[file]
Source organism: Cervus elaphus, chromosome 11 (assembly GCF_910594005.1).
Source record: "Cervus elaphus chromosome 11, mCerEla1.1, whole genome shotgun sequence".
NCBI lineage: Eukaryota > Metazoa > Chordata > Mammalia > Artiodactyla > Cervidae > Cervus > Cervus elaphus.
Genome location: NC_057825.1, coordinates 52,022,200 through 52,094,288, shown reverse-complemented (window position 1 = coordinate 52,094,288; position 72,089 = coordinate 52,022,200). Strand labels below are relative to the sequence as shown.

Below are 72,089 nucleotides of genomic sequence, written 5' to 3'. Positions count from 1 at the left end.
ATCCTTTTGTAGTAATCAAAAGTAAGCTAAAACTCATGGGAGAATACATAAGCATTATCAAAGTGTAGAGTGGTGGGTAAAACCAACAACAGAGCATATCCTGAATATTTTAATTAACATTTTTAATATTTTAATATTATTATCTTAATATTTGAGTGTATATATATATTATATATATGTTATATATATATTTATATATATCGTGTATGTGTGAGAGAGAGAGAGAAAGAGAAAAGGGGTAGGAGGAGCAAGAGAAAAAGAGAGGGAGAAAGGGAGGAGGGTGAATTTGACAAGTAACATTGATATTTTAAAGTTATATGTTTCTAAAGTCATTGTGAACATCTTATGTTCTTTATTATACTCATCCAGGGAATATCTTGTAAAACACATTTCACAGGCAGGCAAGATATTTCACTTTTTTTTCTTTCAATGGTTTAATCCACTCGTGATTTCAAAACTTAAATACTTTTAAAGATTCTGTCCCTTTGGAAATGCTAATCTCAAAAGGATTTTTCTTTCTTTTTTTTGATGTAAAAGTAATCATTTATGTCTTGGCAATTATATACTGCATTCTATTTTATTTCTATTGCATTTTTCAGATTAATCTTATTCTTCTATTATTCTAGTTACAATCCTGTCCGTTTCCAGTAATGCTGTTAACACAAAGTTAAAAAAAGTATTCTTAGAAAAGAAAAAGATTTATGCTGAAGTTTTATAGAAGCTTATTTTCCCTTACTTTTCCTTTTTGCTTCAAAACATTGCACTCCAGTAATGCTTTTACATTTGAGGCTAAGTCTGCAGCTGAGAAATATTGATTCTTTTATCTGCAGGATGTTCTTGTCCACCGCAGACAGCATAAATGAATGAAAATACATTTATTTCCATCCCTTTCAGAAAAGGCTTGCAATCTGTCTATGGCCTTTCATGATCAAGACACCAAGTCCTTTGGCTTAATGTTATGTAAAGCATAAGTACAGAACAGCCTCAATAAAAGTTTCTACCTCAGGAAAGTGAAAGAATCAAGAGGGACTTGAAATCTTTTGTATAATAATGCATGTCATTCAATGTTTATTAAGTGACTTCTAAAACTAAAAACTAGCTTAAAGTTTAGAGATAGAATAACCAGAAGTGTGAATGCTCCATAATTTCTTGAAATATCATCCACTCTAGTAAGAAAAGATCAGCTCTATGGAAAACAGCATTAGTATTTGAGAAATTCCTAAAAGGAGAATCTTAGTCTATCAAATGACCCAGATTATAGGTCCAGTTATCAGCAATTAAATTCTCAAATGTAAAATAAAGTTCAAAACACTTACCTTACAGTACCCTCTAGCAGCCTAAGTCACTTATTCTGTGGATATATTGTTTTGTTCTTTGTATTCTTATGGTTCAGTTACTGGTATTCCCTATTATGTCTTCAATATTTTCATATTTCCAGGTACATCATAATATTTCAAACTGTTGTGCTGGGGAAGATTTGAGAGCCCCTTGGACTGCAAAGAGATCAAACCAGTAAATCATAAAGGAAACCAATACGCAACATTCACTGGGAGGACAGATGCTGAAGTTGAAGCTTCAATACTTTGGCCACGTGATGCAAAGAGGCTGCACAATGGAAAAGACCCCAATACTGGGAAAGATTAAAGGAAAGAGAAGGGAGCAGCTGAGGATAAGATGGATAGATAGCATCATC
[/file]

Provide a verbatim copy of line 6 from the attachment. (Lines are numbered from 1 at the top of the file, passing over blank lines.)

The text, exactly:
ATCCTTTTGTAGTAATCAAAAGTAAGCTAAAACTCATGGGAGAATACATAAGCATTATCAAAGTGTAGAGTGGTGGGTAAAACCAACAACAGAGCATATCCTGAATATTTTAATTAACATTTTTAATATTTTAATATTATTATCTTAATATTTGAGTGTATATATATATTATATATATGTTATATATATATTTATATATATCGTGTATGTGTGAGAGAGAGAGAGAAAGAGAAAAGGGGTAGGAGGAGCAAGAGAAAAAGAGAGGGAGAAAGGGAGGAGGGTGAATTTGACAAGTAACATTGATATTTTAAAGTTATATGTTTCTAAAGTCATTGTGAACATCTTATGTTCTTTATTATACTCATCCAGGGAATATCTTGTAAAACACATTTCACAGGCAGGCAAGATATTTCACTTTTTTTTCTTTCAATGGTTTAATCCACTCGTGATTTCAAAACTTAAATACTTTTAAAGATTCTGTCCCTTTGGAAATGCTAATCTCAAAAGGATTTTTCTTTCTTTTTTTTGATGTAAAAGTAATCATTTATGTCTTGGCAATTATATACTGCATTCTATTTTATTTCTATTGCATTTTTCAGATTAATCTTATTCTTCTATTATTCTAGTTACAATCCTGTCCGTTTCCAGTAATGCTGTTAACACAAAGTTAAAAAAAGTATTCTTAGAAAAGAAAAAGATTTATGCTGAAGTTTTATAGAAGCTTATTTTCCCTTACTTTTCCTTTTTGCTTCAAAACATTGCACTCCAGTAATGCTTTTACATTTGAGGCTAAGTCTGCAGCTGAGAAATATTGATTCTTTTATCTGCAGGATGTTCTTGTCCACCGCAGACAGCATAAATGAATGAAAATACATTTATTTCCATCCCTTTCAGAAAAGGCTTGCAATCTGTCTATGGCCTTTCATGATCAAGACACCAAGTCCTTTGGCTTAATGTTATGTAAAGCATAAGTACAGAACAGCCTCAATAAAAGTTTCTACCTCAGGAAAGTGAAAGAATCAAGAGGGACTTGAAATCTTTTGTATAATAATGCATGTCATTCAATGTTTATTAAGTGACTTCTAAAACTAAAAACTAGCTTAAAGTTTAGAGATAGAATAACCAGAAGTGTGAATGCTCCATAATTTCTTGAAATATCATCCACTCTAGTAAGAAAAGATCAGCTCTATGGAAAACAGCATTAGTATTTGAGAAATTCCTAAAAGGAGAATCTTAGTCTATCAAATGACCCAGATTATAGGTCCAGTTATCAGCAATTAAATTCTCAAATGTAAAATAAAGTTCAAAACACTTACCTTACAGTACCCTCTAGCAGCCTAAGTCACTTATTCTGTGGATATATTGTTTTGTTCTTTGTATTCTTATGGTTCAGTTACTGGTATTCCCTATTATGTCTTCAATATTTTCATATTTCCAGGTACATCATAATATTTCAAACTGTTGTGCTGGGGAAGATTTGAGAGCCCCTTGGACTGCAAAGAGATCAAACCAGTAAATCATAAAGGAAACCAATACGCAACATTCACTGGGAGGACAGATGCTGAAGTTGAAGCTTCAATACTTTGGCCACGTGATGCAAAGAGGCTGCACAATGGAAAAGACCCCAATACTGGGAAAGATTAAAGGAAAGAGAAGGGAGCAGCTGAGGATAAGATGGATAGATAGCATCATC